Interesting: Vladimir Putin has signed an order to move the Russian government to free software over the next four years.
The transition to open-source, or free, software will begin in the second quarter of 2011, with the Ministry of Communications examining what base software packages are needed for government agencies, according to the documents. During the same quarter, the ministry and other agencies will develop proposals for user support centers and for mechanisms to support software developers, the documents said.
Russian agencies will also begin an inventory of their IT assets during the second quarter of 2011, the documents said. Pilot agencies will begin using a basic package open-source software in the second quarter of 2012, according to the transition schedule.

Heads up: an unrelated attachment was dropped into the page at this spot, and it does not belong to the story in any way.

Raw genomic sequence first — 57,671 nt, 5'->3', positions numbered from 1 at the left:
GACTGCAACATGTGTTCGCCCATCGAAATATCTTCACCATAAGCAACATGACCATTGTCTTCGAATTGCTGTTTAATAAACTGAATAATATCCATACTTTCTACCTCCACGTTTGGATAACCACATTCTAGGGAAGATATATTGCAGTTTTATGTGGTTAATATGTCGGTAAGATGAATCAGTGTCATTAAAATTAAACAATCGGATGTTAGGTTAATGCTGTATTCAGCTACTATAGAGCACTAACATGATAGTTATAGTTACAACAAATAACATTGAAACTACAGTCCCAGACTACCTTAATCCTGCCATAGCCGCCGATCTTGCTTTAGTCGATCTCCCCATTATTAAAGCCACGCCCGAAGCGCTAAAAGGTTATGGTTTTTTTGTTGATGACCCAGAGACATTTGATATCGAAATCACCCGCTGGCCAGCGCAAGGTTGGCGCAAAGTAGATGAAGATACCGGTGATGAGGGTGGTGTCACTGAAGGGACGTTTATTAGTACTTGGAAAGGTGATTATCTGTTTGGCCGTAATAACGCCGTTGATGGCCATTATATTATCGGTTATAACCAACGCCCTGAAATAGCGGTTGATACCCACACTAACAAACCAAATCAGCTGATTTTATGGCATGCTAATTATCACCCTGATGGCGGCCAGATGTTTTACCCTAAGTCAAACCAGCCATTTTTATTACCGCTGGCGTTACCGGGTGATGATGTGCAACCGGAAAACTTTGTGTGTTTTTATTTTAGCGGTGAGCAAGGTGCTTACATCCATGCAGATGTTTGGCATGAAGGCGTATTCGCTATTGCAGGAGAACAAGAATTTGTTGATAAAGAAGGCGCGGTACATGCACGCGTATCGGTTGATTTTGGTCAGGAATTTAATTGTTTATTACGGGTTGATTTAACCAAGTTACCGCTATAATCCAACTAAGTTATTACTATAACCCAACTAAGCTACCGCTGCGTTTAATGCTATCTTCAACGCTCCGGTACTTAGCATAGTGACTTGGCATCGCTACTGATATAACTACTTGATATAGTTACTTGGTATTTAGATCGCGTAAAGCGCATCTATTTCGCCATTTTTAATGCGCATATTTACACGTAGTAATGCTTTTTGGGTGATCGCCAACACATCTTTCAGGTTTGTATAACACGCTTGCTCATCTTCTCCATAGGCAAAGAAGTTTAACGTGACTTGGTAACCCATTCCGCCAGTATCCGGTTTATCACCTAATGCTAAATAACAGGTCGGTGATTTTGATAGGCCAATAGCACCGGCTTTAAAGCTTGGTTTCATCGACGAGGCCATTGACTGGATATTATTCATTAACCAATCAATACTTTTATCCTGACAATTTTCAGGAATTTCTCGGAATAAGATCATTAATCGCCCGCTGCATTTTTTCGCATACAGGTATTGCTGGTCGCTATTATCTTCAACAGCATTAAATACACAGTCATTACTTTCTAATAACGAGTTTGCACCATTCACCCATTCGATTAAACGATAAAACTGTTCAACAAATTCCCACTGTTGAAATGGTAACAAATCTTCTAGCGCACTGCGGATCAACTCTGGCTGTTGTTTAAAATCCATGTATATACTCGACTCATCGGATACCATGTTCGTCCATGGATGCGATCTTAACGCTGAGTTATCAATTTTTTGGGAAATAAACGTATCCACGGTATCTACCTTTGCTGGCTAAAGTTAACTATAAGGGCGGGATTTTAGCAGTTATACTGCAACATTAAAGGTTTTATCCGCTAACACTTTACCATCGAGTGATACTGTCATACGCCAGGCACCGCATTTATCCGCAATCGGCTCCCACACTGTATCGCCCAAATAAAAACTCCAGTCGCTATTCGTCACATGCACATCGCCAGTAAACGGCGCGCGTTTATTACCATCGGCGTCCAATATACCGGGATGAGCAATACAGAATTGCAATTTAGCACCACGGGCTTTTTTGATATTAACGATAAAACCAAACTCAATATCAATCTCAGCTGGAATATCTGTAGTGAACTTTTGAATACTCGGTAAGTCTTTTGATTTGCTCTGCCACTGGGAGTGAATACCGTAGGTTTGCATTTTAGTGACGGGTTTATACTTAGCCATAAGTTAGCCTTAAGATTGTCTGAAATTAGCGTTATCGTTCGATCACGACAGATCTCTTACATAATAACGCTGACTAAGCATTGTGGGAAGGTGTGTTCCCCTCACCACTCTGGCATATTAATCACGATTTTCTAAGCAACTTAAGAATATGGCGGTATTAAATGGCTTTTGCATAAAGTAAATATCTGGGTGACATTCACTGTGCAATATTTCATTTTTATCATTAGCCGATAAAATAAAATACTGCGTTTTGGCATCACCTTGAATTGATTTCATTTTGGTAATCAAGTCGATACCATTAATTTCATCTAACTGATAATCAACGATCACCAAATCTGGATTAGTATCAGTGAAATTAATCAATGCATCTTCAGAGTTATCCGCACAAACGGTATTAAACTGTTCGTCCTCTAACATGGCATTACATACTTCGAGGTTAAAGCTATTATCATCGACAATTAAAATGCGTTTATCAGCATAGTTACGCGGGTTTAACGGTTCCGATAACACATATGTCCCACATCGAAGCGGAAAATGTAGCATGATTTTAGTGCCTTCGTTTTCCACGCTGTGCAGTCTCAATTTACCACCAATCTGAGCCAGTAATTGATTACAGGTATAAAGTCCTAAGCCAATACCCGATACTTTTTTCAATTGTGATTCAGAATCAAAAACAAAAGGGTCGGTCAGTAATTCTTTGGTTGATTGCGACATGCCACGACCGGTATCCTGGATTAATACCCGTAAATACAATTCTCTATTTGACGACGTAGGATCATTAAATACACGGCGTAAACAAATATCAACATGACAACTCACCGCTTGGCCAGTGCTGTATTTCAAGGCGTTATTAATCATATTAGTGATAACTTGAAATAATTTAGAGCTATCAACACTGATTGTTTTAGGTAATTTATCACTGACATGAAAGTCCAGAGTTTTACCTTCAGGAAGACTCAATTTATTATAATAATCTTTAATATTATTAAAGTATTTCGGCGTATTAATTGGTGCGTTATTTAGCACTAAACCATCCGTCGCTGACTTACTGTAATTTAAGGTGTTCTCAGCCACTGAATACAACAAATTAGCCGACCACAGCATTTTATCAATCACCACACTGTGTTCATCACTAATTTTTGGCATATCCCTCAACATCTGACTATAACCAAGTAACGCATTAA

Official adoption of Firefox has been going around here and there, but this goes way beyond that, with plans to deploy Linux in place of Windows, to replace Microsoft Office, and so on. The order talks of replacing proprietary software with free software,
including operating systems, drivers for hardware and application software for servers and user workstations.
On the other hand, while Computerworld’s report mentions open-source software, I’m not sure about the idiom. The word the order uses, свободного (genitive of свободный), seems to mean
free as in
unrestricted, which is the same sense as it’s used by the Free Software Foundation — not free of charge, so much as free access. There are differences between
free software and official plan) applies to the latter or not.